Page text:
Schrödinger equation in momentum space from Dirac notation

I am trying to reconcile two different ways of producing the Schrödinger equation in momentum space starting from the Schrödinger equation in abstract notation. The time dependent Schrödinger equation of course reads: $$i\hbar\frac{\mathrm{d} }{\mathrm{d} t}{|\psi(t)\rangle}=\hat H{|\psi(t)\rangle}=(\frac{\hat P^2}{2m}+ V(\hat X)){|\psi(t)\rangle}$$

The basic technique of projecting it onto momentum space is the following: $$i\hbar\frac{\mathrm{d} }{\mathrm{d} t}{\langle p|\psi(t)\rangle}=\langle p|(\frac{\hat P^2}{2m}+ V(\hat X)){|\psi(t)\rangle} =\frac{ p^2}{2m}\langle p|\psi(t)\rangle+\langle p| V(\hat X){|\psi(t)\rangle}$$ where we have used the fact that the continuum of eigenbasis vectors of $$\hat P$$ are labelled their respective eigenvalues $$p$$ satisfying: $$\hat P | p\rangle= p| p\rangle$$ and now using the definition $$\langle p| \psi(t)\rangle=: \widetilde{\psi}(p,t)$$ we can write the above equation:$$$$i\hbar\frac{\mathrm{d} }{\mathrm{d} t}\widetilde{\psi}(p,t)=\frac{p^2}{2m}\widetilde{\psi}(p,t)+\langle p| V(\hat x){|\psi(t)\rangle}$$\tag{P.S.E.}\label{P.S.E.}$$ Now comes the tricky part of dealing with the $$\langle p|V(\hat X){|\psi(t)\rangle}$$ term.

1. The rigorous way of evaluating it is to first insert the identity operator in the momentum basis to have: $$\langle p|V(\hat X){|\psi(t)\rangle}= \int dp'\langle p|V(\hat X)|p'\rangle\langle p'{|\psi(t)\rangle}=\int dp'\langle p|V(\hat X)|p'\rangle \widetilde{\psi}(p',t)$$ Now we can insert the identity operator in the position basis twice to evaluate $$\langle p|V(\hat X)|p'\rangle=\widetilde{V}(p-p')$$ where $$\widetilde{V}(p)$$ is the Fourier Transform of $$V(x)$$ w.r.t. $$p$$. Bringing everything together, the Schrödinger equation in the momentum basis reads: $$$$i\hbar\frac{\mathrm{d} }{\mathrm{d} t}\widetilde{\psi}(p,t)=\frac{ p^2}{2m}\widetilde{\psi}(p,t)+\widetilde{V}(p) *$$\widetilde{\psi}(p,t)\tag{1}\label{1}$$ where the $$*$$ sign implies convolution.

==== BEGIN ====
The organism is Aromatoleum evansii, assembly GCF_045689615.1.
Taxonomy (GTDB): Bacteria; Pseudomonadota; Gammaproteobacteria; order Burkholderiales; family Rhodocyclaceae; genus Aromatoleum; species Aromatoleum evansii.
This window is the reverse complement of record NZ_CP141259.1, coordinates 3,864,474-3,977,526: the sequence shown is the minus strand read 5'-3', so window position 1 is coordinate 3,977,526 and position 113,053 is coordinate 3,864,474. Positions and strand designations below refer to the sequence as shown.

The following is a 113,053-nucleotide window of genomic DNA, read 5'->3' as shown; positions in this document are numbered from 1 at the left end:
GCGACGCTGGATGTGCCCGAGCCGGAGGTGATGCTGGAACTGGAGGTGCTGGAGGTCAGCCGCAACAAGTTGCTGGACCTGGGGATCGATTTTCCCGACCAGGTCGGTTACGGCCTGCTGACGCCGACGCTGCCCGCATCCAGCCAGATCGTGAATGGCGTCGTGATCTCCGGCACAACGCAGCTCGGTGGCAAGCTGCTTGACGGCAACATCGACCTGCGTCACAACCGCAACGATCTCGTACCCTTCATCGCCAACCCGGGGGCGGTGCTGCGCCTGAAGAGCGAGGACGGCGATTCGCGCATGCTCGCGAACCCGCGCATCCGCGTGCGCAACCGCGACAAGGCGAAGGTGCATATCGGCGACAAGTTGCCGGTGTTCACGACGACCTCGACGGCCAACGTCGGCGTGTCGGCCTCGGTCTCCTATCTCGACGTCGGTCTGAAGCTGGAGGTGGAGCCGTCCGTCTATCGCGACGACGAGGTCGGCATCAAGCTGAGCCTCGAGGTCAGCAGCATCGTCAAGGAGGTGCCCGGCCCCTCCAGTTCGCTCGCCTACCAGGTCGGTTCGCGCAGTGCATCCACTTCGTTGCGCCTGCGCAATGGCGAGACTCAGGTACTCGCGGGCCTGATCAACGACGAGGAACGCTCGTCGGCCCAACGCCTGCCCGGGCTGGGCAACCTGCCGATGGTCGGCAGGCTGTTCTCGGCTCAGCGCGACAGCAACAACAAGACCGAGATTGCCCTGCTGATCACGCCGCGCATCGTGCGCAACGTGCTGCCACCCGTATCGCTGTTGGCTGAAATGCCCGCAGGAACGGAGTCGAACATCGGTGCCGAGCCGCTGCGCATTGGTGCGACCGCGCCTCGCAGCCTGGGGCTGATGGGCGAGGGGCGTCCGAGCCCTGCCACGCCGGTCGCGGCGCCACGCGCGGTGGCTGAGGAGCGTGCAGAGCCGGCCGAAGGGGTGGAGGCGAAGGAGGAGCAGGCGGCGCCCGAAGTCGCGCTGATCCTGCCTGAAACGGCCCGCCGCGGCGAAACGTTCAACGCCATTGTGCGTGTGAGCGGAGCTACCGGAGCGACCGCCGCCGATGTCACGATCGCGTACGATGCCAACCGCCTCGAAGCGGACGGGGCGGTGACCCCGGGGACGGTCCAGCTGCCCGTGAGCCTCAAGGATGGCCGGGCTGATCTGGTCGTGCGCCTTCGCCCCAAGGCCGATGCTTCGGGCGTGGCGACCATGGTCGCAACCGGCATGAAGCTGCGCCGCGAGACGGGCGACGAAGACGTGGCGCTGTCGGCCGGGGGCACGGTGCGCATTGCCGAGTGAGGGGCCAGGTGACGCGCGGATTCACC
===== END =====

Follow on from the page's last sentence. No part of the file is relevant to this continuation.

2. As can be seen from above, equation $$\ref{1}$$ is messy and hard to deal with for any practical calculation. On the other hand, we know that the operator $$\hat X$$ is represented by $$i\hbar\frac{\partial }{\partial p}$$ in the momentum basis (In abstract notation: $$\langle p|\hat X|\psi(t)\rangle = i\hbar\frac{d}{dp}\langle p|\psi(t)\rangle$$). Keeping that in mind, is it legal to use this for writing the momentum space Schrödinger equation $$\ref{P.S.E.}$$ as $$$$i\hbar\frac{\mathrm{d} }{\mathrm{d} t}\widetilde{\psi}(p,t)=\frac{ p^2}{2m}\widetilde{\psi}(p,t)+V(i\hbar\frac{d}{dp})\widetilde{\psi} (p,t)$$\tag{2}\label{2}$$ where I have just replaced the $$\hat X$$ operator with $$i\hbar\frac{\partial }{\partial p}$$ ?

I ask this specifically because this is the kind of argument used to say that the S.E. is exactly the same in the position and momentum basis when we are considering the simple harmonic oscillator problem (where $$x$$ and $$p$$ are at equal footing in the Hamiltonian).

If the answer to my question is yes (which is my guess as one can almost always expand $$V(x)$$ in a power series of $$x$$ and then replace $$x$$ with $$i\hbar\frac{\partial }{\partial p}$$ everywhere), then what is the point of going through this whole rigmarole I describe in 1? If the answer is no in general, are there specific cases (where the functional dependence of the potential is polynomial?) when we can apply this trick and why?

Apologies for the long question and any help is appreciated.

I would interpret 1 (plus a few additional steps and an assumption about $$V$$) as a derivation of 2.

In particular